Bill 21: More groups join bid to have Supreme Court rule on Quebec’s secularism law

The National Council of Canadian Muslims & Canadian Civil Liberties Association are asking the Supreme Court to rule on Bill 21 – Quebec’s ban on religious symbols in public life.

By News Staff

The National Council of Canadian Muslims (NCCM) and Canadian Civil Liberties Association (CCLA) have filed leave to appeal with the Supreme Court.

They are asking Canada’s highest court to pass judgement on Bill 21, Quebec’s controversial religious symbols ban.

“The Charter is not just a piece of paper that can be ripped apart and shred without consequences,” said Harini Sivalingam, the CCLA’s director of equality program.

“Bill 21 is a discriminatory piece of legislation that should not escape judicial scrutiny.”

The groups are opposing the Quebec government’s use of the Constitution’s notwithstanding clause to shield the law from Charter challenges.

“By using the notwithstanding clause in the Canadian Charter of Rights and Freedoms to deliberately discriminate against its own citizens for political gain, the (François) Legault government set the terrible precedent for any legislator in the country to take away the most sacred rights and freedoms of any group of Canadians based on their identity, simply because they think it’s popular or politically expedient,” said NCCM CEO Stephen Brown.

Passed in 2019, Bill 21 says public workers in positions of authority cannot wear religious symbols while on the job. This includes, but isn’t limited to, crucifixes, hijabs, turbans, or the kippah. The Quebec Court of Appeal upheld the law in a ruling in February.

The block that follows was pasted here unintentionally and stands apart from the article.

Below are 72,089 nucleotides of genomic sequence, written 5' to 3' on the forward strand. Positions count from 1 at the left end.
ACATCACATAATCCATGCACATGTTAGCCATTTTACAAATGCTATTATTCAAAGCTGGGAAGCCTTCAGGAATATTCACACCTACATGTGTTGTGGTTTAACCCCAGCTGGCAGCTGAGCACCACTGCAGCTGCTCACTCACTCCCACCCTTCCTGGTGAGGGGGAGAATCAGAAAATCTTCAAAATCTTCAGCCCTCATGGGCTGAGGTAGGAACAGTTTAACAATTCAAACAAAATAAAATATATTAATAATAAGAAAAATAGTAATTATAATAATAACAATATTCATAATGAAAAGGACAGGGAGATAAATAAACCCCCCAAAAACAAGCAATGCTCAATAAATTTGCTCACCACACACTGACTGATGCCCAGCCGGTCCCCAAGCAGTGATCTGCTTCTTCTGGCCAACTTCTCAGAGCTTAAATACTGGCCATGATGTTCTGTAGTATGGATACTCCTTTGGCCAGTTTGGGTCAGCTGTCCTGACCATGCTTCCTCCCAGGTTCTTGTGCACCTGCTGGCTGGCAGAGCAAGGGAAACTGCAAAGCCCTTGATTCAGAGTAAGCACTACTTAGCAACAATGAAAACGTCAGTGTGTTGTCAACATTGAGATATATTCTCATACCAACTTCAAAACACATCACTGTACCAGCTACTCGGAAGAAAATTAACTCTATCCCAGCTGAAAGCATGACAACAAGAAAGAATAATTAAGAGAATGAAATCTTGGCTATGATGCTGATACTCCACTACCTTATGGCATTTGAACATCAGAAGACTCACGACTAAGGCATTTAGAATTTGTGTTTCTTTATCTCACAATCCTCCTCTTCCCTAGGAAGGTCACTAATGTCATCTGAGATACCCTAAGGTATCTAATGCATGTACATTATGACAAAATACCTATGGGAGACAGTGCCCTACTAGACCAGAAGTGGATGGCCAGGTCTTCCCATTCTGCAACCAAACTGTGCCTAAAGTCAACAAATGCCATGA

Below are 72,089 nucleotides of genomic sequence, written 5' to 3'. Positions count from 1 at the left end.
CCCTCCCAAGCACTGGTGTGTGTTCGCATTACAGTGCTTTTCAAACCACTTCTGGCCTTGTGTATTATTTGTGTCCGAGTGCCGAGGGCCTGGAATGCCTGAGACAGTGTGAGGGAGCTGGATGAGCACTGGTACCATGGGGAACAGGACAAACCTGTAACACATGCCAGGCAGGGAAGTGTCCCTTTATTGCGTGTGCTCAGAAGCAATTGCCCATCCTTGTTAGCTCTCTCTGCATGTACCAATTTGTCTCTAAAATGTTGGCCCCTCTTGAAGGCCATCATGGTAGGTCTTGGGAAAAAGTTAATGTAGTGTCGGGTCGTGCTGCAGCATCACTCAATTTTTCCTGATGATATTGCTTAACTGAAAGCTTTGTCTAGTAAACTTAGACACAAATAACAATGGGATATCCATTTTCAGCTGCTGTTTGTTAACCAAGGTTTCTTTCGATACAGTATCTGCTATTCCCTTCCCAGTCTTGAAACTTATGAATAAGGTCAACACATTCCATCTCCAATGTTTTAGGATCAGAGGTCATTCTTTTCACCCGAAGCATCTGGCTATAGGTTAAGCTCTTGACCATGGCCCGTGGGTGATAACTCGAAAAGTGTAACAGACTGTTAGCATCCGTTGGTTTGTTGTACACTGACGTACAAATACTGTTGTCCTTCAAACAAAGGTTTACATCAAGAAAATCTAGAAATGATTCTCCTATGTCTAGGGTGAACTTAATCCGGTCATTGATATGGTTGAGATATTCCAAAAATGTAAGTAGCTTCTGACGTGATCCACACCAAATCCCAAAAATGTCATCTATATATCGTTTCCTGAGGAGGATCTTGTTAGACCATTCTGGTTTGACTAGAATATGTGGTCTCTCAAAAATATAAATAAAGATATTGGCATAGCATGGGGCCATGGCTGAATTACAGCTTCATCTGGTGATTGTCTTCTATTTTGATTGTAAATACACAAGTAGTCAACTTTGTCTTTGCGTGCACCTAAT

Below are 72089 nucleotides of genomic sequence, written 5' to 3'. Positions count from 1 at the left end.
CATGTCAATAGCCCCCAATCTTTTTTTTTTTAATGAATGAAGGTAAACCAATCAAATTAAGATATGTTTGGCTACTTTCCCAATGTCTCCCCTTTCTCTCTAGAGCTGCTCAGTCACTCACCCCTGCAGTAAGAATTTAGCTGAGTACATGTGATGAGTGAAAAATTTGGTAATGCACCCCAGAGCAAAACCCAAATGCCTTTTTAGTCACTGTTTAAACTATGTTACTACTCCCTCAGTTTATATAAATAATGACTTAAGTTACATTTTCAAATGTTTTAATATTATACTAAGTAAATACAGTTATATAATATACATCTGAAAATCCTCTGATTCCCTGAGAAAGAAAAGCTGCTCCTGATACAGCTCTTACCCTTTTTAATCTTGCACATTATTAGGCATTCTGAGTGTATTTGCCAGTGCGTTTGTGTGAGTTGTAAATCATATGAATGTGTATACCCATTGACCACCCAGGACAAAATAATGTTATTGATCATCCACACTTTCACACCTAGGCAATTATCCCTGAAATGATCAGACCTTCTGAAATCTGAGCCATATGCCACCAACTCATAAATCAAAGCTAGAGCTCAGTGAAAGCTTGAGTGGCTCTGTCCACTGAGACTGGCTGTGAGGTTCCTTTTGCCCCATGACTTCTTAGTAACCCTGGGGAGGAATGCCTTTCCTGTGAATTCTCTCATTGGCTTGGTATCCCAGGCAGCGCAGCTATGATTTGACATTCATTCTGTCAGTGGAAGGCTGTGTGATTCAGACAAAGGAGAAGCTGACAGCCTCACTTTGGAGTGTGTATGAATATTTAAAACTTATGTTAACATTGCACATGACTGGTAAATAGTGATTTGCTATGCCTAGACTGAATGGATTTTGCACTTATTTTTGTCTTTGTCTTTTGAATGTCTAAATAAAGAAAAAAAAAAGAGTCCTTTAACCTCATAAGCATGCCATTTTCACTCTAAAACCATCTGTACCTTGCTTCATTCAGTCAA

The English Montreal School Board (EMSB) and a major Quebec teachers’ union, the Fédération autonome de l’enseignement (FAE), are also seeking to challenge the secularism law before the Supreme Court.

The federal government has indicated it would participate if a challenge is heard by the high court.

Though qualified to teach in Quebec, Fatima Ahmad cannot work in public schools without violating her religious beliefs. She was in McGill University’s education program when the bill passed.

“For people who are religious, they shouldn’t have to choose between their religious belief and their livelihood,” Ahmad said. “Both of them are extremely important to them. Nobody should be forced to choose between these two things.”

Though Bill 21 has faced intense public protest, polling shows more than half of Quebecers still support it. But law professor Eric Adams says the entire point of Charter rights is to protect people when it may be unpopular.

“We don’t need the rights to protect popular things that governments do,” said Adams, who teaches at the University of Alberta. “We need rights to stop governments form interfering with rights, when it would be popular to interfere with those rights.”

–With files from Xiaoli Li, CityNews

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